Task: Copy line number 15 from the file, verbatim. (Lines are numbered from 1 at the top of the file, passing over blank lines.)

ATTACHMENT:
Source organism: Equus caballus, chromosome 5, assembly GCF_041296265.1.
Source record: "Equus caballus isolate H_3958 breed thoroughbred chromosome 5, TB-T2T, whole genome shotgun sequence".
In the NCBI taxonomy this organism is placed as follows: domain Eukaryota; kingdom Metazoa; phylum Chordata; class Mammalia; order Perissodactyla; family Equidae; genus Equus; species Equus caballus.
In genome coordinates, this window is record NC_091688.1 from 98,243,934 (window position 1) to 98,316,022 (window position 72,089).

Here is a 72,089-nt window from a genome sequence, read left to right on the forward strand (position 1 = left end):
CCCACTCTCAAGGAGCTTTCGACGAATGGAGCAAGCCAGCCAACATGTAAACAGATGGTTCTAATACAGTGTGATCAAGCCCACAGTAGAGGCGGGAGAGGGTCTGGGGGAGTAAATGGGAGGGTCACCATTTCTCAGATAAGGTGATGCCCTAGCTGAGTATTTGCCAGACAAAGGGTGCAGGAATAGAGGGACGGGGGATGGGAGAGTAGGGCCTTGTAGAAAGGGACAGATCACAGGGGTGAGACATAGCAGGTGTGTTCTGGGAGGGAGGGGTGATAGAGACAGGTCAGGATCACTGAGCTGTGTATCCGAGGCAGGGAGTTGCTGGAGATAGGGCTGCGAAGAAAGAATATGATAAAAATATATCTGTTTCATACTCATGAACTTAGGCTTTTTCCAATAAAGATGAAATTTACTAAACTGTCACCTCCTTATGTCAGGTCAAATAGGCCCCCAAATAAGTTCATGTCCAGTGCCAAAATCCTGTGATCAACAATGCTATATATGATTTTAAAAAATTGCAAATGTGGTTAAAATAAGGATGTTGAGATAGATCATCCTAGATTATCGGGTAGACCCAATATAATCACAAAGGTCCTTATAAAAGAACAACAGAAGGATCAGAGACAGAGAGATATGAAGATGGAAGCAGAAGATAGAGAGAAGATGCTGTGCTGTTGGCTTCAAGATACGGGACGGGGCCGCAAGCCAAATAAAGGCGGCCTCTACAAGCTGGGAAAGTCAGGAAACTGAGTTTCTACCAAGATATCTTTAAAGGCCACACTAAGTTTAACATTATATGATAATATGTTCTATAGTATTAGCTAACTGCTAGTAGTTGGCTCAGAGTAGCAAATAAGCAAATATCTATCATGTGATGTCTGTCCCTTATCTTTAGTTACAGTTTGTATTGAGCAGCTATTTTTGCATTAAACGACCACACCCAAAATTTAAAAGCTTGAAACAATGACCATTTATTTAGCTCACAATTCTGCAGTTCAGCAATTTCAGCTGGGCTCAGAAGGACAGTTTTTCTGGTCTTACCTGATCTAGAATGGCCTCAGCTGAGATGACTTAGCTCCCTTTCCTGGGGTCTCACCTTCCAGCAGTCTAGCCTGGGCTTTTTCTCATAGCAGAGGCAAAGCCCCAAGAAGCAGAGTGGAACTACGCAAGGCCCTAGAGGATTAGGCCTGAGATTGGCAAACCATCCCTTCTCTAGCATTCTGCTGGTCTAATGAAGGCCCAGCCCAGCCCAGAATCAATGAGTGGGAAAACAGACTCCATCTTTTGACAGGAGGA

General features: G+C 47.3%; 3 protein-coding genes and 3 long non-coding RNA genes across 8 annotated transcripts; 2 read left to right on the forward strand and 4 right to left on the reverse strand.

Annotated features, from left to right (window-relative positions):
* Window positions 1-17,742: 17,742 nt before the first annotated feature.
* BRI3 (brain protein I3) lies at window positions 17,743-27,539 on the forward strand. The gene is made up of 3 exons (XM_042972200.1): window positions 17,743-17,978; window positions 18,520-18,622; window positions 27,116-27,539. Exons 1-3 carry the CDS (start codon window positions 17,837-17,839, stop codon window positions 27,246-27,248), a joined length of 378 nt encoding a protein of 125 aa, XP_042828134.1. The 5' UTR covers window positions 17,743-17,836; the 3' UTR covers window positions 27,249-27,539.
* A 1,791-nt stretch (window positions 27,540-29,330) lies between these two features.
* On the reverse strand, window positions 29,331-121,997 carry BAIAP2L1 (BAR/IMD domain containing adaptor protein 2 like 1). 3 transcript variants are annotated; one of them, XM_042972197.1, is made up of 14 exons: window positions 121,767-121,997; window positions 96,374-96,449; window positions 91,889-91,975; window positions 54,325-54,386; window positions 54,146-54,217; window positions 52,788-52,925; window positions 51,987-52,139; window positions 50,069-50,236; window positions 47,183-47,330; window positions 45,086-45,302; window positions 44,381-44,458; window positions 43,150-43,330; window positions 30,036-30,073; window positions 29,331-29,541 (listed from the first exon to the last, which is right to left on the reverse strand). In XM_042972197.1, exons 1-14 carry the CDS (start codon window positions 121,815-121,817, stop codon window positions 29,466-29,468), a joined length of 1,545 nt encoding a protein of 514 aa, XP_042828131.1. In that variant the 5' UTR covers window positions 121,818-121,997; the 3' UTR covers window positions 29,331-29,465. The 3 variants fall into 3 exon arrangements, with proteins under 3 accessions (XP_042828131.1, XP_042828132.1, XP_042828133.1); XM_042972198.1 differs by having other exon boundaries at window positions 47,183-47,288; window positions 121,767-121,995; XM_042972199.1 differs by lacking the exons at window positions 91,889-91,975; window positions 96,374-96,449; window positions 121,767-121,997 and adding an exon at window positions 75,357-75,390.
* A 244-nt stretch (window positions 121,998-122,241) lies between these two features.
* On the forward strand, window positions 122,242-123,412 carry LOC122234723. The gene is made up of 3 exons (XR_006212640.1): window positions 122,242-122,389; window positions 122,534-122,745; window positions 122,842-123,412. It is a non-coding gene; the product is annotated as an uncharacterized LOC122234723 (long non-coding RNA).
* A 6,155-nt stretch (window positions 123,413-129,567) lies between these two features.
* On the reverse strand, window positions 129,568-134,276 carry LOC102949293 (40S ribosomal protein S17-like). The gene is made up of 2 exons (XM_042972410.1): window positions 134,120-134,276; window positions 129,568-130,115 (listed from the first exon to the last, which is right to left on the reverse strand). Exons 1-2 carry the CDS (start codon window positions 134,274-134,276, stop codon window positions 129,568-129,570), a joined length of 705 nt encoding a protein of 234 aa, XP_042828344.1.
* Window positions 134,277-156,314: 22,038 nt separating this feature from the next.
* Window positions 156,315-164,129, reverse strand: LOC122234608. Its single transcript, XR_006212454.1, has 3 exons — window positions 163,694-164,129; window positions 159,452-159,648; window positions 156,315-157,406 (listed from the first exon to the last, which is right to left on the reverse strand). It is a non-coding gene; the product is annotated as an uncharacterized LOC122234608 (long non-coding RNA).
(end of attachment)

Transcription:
* A 6,155-nt stretch (window positions 123,413-129,567) lies between these two features.